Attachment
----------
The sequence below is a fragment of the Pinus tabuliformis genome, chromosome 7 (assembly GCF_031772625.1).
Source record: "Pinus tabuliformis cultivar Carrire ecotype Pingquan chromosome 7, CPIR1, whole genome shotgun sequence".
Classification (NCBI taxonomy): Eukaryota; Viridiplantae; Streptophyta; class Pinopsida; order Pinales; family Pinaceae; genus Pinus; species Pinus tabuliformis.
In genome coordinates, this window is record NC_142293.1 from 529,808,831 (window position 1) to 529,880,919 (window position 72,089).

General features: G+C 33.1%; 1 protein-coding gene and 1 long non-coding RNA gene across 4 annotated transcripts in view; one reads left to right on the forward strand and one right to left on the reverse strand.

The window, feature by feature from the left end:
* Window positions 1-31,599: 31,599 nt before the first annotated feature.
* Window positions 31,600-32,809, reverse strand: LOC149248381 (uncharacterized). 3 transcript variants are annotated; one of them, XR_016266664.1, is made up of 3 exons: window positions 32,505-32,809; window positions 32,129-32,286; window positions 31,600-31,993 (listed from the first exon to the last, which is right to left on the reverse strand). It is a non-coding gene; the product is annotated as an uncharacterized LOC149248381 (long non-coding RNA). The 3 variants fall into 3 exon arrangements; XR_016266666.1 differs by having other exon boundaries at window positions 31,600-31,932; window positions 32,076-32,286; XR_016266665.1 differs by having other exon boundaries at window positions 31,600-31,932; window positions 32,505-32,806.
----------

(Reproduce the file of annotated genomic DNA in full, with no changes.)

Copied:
The sequence below is a fragment of the Pinus tabuliformis genome, chromosome 7 (assembly GCF_031772625.1).
Source record: "Pinus tabuliformis cultivar Carrire ecotype Pingquan chromosome 7, CPIR1, whole genome shotgun sequence".
Classification (NCBI taxonomy): Eukaryota; Viridiplantae; Streptophyta; class Pinopsida; order Pinales; family Pinaceae; genus Pinus; species Pinus tabuliformis.
In genome coordinates, this window is record NC_142293.1 from 529,808,831 (window position 1) to 529,880,919 (window position 72,089).

General features: G+C 33.1%; 1 protein-coding gene and 1 long non-coding RNA gene across 4 annotated transcripts in view; one reads left to right on the forward strand and one right to left on the reverse strand.

The window, feature by feature from the left end:
* Window positions 1-31,599: 31,599 nt before the first annotated feature.
* Window positions 31,600-32,809, reverse strand: LOC149248381 (uncharacterized). 3 transcript variants are annotated; one of them, XR_016266664.1, is made up of 3 exons: window positions 32,505-32,809; window positions 32,129-32,286; window positions 31,600-31,993 (listed from the first exon to the last, which is right to left on the reverse strand). It is a non-coding gene; the product is annotated as an uncharacterized LOC149248381 (long non-coding RNA). The 3 variants fall into 3 exon arrangements; XR_016266666.1 differs by having other exon boundaries at window positions 31,600-31,932; window positions 32,076-32,286; XR_016266665.1 differs by having other exon boundaries at window positions 31,600-31,932; window positions 32,505-32,806.